After the new district attorney in New York City announced he will not seek prison sentences for many crimes, and will treat many felony cases as misdemeanors, most voters expect crime to increase in the Big Apple.
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Nearly a year after former President Donald Trump left office, many voters still view him favorably, while Democrats consider most of his supporters to be racists.
An overwhelming majority of American voters believe Facebook founder Mark Zuckerberg’s multimillion-dollar effort to influence the 2020 presidential election was a bad thing for democracy, and most still think cheating influenced the election outcome.
While Democratic voters strongly support the House Select Committee’s investigation of the January 6 riot at the U.S. Capitol, most Republicans and independents believe the committee has become a partisan weapon.
Republican voters overwhelmingly say former President Trump represents their political views, but Democrats are less likely to say the same of President Joe Biden, and independent voters strongly prefer Trump to Biden.
Fewer than a third of voters have a favorable opinion of Congress, and most don’t support the “Build Back Better” legislation now pending in the Senate.
An overwhelming majority of voters are increasingly concerned about violent crime and, by a wide margin, they trust Republicans more than Democrats to deal with the problem.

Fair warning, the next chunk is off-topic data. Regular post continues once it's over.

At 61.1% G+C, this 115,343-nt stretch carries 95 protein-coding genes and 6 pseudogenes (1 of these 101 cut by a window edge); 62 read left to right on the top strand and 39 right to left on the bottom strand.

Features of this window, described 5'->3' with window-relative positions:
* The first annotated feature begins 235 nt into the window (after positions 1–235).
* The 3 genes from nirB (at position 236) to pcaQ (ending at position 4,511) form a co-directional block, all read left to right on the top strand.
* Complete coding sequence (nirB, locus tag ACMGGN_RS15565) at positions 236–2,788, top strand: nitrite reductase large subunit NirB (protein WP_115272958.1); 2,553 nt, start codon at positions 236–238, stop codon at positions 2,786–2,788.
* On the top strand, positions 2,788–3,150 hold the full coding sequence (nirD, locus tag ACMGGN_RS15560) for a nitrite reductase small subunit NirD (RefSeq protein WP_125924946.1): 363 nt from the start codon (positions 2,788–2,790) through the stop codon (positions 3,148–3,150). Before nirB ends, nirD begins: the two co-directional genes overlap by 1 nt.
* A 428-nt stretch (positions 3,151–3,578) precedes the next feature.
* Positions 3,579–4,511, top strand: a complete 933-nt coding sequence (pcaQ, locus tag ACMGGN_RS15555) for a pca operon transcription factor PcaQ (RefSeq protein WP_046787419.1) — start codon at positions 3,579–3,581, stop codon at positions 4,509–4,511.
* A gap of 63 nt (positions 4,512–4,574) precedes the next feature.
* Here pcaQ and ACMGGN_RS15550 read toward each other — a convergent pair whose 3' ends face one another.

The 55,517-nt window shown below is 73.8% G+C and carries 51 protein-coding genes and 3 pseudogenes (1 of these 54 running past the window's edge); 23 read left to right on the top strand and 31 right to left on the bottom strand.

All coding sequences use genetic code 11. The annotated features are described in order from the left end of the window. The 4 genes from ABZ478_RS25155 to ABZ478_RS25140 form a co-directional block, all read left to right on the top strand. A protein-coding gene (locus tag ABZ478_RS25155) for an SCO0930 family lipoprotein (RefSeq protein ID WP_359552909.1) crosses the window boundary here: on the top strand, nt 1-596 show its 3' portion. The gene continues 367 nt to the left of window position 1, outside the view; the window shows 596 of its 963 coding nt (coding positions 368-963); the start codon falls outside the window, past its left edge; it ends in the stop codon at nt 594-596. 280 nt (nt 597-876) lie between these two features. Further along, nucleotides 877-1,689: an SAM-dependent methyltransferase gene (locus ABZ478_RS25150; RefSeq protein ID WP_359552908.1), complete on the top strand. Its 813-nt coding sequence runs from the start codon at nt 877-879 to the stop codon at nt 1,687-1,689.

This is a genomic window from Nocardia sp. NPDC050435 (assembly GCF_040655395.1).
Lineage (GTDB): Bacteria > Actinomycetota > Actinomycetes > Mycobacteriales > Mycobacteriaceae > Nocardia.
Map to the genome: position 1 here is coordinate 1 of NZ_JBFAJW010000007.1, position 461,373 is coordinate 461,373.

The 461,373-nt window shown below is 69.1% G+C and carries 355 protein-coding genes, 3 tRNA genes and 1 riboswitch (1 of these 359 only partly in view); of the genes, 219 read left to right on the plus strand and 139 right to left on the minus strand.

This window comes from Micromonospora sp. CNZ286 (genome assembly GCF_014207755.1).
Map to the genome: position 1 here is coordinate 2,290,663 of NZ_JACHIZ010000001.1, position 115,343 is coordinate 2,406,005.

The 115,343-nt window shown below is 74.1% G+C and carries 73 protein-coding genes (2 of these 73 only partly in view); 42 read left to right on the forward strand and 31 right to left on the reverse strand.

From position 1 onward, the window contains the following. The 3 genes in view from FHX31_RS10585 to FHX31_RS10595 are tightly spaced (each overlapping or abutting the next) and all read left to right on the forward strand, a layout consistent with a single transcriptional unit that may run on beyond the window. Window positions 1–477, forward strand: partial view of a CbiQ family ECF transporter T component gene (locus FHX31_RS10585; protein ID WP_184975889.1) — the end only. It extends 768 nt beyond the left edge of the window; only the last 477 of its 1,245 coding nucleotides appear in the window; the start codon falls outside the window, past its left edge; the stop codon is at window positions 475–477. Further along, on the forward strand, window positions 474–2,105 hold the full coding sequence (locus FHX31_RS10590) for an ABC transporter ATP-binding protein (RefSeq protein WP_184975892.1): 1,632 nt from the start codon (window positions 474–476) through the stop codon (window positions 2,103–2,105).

Support for voter ID laws to prevent cheating in elections remains high, and most Republican voters remain unconvinced that President Joe Biden was elected fairly.
Voters are worried about rising fuel prices and most don’t think President Joe Biden is doing enough to solve the problem.
Less than a third of voters think it would be a good idea for President Joe Biden to run for reelection, and he would lose a rematch to former President Donald Trump by a double-digit margin.
Have the FBI and the federal Department of Justice (DOJ) become political weapons against President Joe Biden’s opponents? After targeting Trump adviser Steve Bannon and conservative journalist James O’Keefe, most voters think so.
Voters increasingly distrust reporting about politics, and most think the media are less aggressive in questioning President Joe Biden than they were with former President Donald Trump.
As Congress keeps adding to the federal debt with multi-trillion-dollar spending bills, voters continue to prefer a balanced budget, but don’t have much hope it will happen any time soon.
The sagging popularity of President Joe Biden has political consequences, as more than half of voters say they would vote against Biden-endorsed candidates in their state. An endorsement by former President Donald Trump would be more valuable, particularly with independent voters.
Today’s gubernatorial elections in Virginia and New Jersey are being widely interpreted by the media as a referendum on President Joe Biden’s popularity, but most voters don’t see it that way.
More voters have a negative impression of Attorney General Merrick Garland than view him favorably, and most don’t think he’s doing a better job than his predecessors.
Objections from two Democratic senators have President Joe Biden’s agenda stalled on Capitol Hill, and fewer than half of Democratic voters think their party should follow the president’s lead.
More than two-thirds of voters are against plans in Congress to give the Internal Revenue Service access to data on all bank transactions over $600, and most believe Democrats are lying when they say they’ll only raise taxes on the rich.
Last year’s election featured mail-in voting as a measure to cope with the COVID-19 pandemic, but now more states are making vote-by-mail permanent, and nearly two-thirds of voters believe the result will be more cheating in elections.
Americans have lost hope in the nation’s future since last year and only a third now believe the country’s best days are ahead.